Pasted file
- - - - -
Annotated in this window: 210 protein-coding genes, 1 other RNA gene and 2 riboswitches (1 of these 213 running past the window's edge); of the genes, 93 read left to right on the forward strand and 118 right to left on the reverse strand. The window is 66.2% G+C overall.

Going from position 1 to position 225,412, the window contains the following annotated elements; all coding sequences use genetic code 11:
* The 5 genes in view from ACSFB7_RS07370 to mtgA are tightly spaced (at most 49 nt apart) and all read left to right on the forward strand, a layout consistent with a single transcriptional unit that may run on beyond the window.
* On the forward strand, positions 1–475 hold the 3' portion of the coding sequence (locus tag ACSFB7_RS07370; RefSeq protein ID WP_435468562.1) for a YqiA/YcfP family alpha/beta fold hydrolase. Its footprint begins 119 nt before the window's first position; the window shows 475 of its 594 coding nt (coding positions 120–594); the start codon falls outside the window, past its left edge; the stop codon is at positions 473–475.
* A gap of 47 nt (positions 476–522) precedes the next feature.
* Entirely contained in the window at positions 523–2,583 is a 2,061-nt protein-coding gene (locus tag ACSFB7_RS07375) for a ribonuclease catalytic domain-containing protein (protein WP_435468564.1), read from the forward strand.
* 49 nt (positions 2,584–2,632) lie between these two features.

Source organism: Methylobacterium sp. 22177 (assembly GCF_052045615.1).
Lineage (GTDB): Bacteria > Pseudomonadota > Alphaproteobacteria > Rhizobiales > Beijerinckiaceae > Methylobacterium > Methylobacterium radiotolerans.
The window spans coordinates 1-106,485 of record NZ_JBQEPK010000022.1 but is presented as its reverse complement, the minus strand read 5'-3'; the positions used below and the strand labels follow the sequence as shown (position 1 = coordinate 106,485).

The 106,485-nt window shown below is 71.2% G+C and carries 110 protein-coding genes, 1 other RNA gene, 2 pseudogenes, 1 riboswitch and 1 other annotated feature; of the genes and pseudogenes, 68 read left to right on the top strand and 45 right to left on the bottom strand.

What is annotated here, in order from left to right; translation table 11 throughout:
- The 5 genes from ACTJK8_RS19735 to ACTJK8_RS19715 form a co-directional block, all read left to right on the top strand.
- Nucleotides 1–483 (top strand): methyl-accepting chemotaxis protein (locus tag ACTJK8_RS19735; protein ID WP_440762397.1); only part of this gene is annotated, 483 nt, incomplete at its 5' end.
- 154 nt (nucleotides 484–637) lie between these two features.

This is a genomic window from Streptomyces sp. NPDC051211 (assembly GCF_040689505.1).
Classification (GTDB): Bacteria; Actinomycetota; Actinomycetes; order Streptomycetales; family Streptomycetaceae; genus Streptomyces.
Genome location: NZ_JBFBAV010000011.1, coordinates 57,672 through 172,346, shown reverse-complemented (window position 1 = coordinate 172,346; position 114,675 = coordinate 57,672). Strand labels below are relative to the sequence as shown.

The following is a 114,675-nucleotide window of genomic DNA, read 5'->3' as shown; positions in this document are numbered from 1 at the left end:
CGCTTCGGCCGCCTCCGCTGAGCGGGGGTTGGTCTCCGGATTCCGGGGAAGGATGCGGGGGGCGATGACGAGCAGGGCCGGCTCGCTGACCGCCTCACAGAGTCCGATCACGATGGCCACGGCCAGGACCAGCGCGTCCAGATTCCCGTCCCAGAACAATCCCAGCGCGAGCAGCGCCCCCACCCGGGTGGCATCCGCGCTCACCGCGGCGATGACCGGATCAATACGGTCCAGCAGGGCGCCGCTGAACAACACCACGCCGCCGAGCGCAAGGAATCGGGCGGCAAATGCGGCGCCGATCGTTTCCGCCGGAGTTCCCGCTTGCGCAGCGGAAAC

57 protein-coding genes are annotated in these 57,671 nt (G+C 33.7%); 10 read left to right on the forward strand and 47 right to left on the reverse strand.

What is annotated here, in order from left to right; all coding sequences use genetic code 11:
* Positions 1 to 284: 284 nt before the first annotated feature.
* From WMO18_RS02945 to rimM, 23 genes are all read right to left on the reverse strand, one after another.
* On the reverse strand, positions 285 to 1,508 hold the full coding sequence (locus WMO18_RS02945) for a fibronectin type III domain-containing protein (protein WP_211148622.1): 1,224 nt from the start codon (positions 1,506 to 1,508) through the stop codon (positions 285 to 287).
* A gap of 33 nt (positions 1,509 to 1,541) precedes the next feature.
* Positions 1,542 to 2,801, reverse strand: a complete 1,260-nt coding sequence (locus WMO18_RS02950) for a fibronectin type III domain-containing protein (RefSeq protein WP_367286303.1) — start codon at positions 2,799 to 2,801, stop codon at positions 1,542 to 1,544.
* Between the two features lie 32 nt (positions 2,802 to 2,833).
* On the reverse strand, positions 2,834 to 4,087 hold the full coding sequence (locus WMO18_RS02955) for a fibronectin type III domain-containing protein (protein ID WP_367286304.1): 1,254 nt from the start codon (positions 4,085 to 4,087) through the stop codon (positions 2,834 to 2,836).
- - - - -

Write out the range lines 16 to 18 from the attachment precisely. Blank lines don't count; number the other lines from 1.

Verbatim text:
This is a genomic window from Streptomyces sp. NPDC051211 (assembly GCF_040689505.1).
Classification (GTDB): Bacteria; Actinomycetota; Actinomycetes; order Streptomycetales; family Streptomycetaceae; genus Streptomyces.
Genome location: NZ_JBFBAV010000011.1, coordinates 57,672 through 172,346, shown reverse-complemented (window position 1 = coordinate 172,346; position 114,675 = coordinate 57,672). Strand labels below are relative to the sequence as shown.